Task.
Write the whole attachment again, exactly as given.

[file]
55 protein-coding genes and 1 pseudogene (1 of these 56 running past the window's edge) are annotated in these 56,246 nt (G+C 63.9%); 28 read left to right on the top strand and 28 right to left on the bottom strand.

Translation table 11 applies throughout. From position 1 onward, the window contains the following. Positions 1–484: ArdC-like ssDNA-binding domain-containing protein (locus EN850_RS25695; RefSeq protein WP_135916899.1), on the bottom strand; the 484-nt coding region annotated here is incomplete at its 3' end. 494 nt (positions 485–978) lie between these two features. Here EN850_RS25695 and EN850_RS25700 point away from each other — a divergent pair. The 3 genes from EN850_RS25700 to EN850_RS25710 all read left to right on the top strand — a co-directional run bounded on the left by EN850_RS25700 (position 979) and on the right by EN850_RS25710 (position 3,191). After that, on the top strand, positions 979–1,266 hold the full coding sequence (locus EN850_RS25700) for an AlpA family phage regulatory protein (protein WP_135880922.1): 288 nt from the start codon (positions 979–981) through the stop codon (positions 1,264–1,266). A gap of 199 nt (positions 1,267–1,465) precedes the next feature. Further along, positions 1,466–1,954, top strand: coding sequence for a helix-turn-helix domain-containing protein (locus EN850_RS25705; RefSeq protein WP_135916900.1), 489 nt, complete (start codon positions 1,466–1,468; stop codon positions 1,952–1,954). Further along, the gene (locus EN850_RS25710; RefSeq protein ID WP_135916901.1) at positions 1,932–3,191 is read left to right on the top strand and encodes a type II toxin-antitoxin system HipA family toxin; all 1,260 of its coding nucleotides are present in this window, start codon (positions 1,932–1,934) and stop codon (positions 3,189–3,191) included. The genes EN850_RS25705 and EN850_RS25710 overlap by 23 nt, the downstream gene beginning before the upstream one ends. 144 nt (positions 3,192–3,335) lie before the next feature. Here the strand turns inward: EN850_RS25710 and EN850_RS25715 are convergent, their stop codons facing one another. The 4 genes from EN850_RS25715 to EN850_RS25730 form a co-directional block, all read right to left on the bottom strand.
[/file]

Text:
55 protein-coding genes and 1 pseudogene (1 of these 56 running past the window's edge) are annotated in these 56,246 nt (G+C 63.9%); 28 read left to right on the top strand and 28 right to left on the bottom strand.

Translation table 11 applies throughout. From position 1 onward, the window contains the following. Positions 1–484: ArdC-like ssDNA-binding domain-containing protein (locus EN850_RS25695; RefSeq protein WP_135916899.1), on the bottom strand; the 484-nt coding region annotated here is incomplete at its 3' end. 494 nt (positions 485–978) lie between these two features. Here EN850_RS25695 and EN850_RS25700 point away from each other — a divergent pair. The 3 genes from EN850_RS25700 to EN850_RS25710 all read left to right on the top strand — a co-directional run bounded on the left by EN850_RS25700 (position 979) and on the right by EN850_RS25710 (position 3,191). After that, on the top strand, positions 979–1,266 hold the full coding sequence (locus EN850_RS25700) for an AlpA family phage regulatory protein (protein WP_135880922.1): 288 nt from the start codon (positions 979–981) through the stop codon (positions 1,264–1,266). A gap of 199 nt (positions 1,267–1,465) precedes the next feature. Further along, positions 1,466–1,954, top strand: coding sequence for a helix-turn-helix domain-containing protein (locus EN850_RS25705; RefSeq protein WP_135916900.1), 489 nt, complete (start codon positions 1,466–1,468; stop codon positions 1,952–1,954). Further along, the gene (locus EN850_RS25710; RefSeq protein ID WP_135916901.1) at positions 1,932–3,191 is read left to right on the top strand and encodes a type II toxin-antitoxin system HipA family toxin; all 1,260 of its coding nucleotides are present in this window, start codon (positions 1,932–1,934) and stop codon (positions 3,189–3,191) included. The genes EN850_RS25705 and EN850_RS25710 overlap by 23 nt, the downstream gene beginning before the upstream one ends. 144 nt (positions 3,192–3,335) lie before the next feature. Here the strand turns inward: EN850_RS25710 and EN850_RS25715 are convergent, their stop codons facing one another. The 4 genes from EN850_RS25715 to EN850_RS25730 form a co-directional block, all read right to left on the bottom strand.